A pamphlet advertising Sri Sri Farmers Market that will debut in Dhurwa this Sunday. Telegraph picture
Green would soon be the colour of your plate.
Come Sunday, farmers from Namkum and Bundu blocks of Ranchi will replenish the Vidhan Sabha market in Dhurwa with organically grown fruits and vegetables, which in addition to lacking toxic residues of conventional agricultural yield are arguably more nutritious too.
Christened Sri Sri Farmers Market, the noble endeavour is supported by The Art of Living foundation and Sri Sri Institute of Agricultural Sciences & Technology Trust, Bangalore.
“We have been working in Namkum for over six years now. Villagers have been trained in organic farming. Now, we will provide them a direct market for their bio-produce without involving middlemen,” said Rajesh Kundu, a volunteer of The Art of Living.
According to organisation functionaries, it will be a Sunday market from 9am and the prices of organically grown vegetables and fruits will be the same as those grown with the help of chemical fertilisers. The project will support local farmers and ensure that they get better price by selling their organic produce directly to end users, read pamphlets released on Friday to announce the August 3 launch.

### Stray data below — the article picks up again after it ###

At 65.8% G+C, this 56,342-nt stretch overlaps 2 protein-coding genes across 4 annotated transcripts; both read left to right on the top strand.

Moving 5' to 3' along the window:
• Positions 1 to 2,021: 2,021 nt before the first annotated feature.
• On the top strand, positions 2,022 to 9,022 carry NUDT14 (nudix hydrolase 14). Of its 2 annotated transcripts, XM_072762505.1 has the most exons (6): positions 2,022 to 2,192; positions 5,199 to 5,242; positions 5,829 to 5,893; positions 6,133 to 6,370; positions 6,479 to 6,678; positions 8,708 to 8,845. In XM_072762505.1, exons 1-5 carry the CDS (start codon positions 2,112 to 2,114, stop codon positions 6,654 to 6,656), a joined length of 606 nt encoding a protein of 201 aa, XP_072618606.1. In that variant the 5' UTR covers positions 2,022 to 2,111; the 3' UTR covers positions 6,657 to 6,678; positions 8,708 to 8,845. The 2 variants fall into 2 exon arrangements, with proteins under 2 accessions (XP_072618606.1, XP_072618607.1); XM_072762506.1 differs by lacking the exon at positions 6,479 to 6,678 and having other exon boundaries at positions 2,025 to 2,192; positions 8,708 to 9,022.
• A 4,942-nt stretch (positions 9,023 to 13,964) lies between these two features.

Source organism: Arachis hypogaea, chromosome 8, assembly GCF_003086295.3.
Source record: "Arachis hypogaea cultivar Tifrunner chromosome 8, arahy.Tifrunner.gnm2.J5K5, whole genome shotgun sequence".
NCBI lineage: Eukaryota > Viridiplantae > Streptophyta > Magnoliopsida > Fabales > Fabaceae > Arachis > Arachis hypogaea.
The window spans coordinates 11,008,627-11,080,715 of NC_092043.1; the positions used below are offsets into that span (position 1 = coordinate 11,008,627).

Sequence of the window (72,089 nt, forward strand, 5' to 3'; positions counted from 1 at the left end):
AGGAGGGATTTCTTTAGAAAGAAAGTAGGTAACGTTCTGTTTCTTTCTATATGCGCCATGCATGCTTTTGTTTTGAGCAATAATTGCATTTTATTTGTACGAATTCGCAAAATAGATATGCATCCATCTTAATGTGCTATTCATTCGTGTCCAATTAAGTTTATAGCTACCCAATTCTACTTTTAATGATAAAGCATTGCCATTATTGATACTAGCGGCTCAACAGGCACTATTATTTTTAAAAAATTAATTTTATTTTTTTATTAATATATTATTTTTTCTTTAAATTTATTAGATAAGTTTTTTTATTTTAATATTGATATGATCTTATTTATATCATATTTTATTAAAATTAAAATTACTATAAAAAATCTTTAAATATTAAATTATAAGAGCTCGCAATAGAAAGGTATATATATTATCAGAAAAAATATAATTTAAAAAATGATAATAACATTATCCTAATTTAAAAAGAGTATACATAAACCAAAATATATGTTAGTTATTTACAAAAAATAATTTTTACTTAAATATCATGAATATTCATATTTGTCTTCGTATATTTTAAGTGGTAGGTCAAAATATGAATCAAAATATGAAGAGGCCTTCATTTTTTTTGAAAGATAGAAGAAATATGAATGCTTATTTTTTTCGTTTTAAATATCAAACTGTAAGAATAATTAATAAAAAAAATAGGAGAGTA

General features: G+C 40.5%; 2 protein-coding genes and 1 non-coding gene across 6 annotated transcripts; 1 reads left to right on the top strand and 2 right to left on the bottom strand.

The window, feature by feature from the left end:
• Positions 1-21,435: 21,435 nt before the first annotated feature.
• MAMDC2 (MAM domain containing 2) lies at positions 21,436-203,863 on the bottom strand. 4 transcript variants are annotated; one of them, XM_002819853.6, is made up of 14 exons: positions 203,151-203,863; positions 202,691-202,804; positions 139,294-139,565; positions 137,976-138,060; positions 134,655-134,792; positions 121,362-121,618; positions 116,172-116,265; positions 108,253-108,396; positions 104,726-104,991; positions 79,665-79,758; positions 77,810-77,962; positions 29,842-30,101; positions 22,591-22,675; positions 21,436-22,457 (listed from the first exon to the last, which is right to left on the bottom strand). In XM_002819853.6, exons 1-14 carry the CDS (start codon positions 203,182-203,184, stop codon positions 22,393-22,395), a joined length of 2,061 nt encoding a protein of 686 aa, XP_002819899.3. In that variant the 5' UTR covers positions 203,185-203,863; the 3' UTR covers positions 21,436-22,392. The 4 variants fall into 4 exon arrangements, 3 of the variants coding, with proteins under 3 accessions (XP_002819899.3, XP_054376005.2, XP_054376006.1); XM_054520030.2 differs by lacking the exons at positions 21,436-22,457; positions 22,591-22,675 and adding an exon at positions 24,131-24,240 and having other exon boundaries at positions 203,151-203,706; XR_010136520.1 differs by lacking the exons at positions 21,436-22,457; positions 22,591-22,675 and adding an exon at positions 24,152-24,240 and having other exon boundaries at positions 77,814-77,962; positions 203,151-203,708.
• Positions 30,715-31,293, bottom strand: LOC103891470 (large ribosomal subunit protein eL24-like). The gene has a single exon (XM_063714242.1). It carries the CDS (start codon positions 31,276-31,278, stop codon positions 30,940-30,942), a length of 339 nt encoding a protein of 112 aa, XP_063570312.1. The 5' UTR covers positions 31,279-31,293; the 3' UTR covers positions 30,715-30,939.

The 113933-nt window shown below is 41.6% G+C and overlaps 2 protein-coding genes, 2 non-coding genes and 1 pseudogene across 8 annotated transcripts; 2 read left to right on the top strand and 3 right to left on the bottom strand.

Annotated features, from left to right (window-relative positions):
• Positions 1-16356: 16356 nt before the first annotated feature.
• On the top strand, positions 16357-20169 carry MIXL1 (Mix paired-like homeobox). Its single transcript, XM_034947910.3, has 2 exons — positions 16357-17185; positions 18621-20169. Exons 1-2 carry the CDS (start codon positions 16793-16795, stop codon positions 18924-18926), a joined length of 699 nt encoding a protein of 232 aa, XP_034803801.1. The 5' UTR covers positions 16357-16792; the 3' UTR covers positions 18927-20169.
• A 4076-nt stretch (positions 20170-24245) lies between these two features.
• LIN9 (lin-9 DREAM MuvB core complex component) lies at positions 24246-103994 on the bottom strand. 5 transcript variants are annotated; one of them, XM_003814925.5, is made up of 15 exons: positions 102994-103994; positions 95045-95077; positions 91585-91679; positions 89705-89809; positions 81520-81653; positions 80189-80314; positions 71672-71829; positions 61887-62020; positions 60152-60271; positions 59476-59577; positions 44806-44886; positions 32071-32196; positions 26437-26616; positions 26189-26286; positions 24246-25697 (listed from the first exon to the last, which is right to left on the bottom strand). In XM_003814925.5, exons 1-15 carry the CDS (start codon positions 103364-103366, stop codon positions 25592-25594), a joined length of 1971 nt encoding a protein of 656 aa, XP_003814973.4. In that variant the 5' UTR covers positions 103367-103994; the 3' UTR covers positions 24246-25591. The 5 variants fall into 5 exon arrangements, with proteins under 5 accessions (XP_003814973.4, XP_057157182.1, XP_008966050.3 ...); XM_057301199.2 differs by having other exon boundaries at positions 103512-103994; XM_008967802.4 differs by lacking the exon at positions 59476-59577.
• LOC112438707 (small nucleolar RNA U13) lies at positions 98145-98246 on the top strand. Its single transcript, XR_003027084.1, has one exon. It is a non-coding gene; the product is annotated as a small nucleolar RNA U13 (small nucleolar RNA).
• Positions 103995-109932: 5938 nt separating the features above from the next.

Ashim Kundu, a full-timer with The Art of Living, is the main driving force behind the project that is being executed by the YLTP (youth leadership training programme) team.
“We have roped in 150 farmers from Namkum and Bundu who have been trained in organic farming, a form of agriculture that relies on techniques such as crop rotation, green manure, compost and biological pest control. At present, around two quintals of vegetables and fruits like onion, nenua, kundri, guava, papaya and mango will be grown every week. The organic yield will increase soon. The mart will also sell shuddh desi ghee and honey,” he said.
Kundu has been working with farmers of the region for over half a decade and has taught them how to produce organic manure, which increases soil fertility manifold. “We promote non-hybrid seeds. Hybrid varieties and inorganic fertilisers are a strict no-no.” He added that they were trying to get the organic products certified by a quality laboratory.
On whether the villagers were preferring organic methods when it came to productivity, the farming expert, who holds a masters degree in rural development, said cultivation using green manure preserved fertility of the land and hence, was more sustainable.
“When other developed nations are consuming organically grown products, we can do the same too,” he summed it up.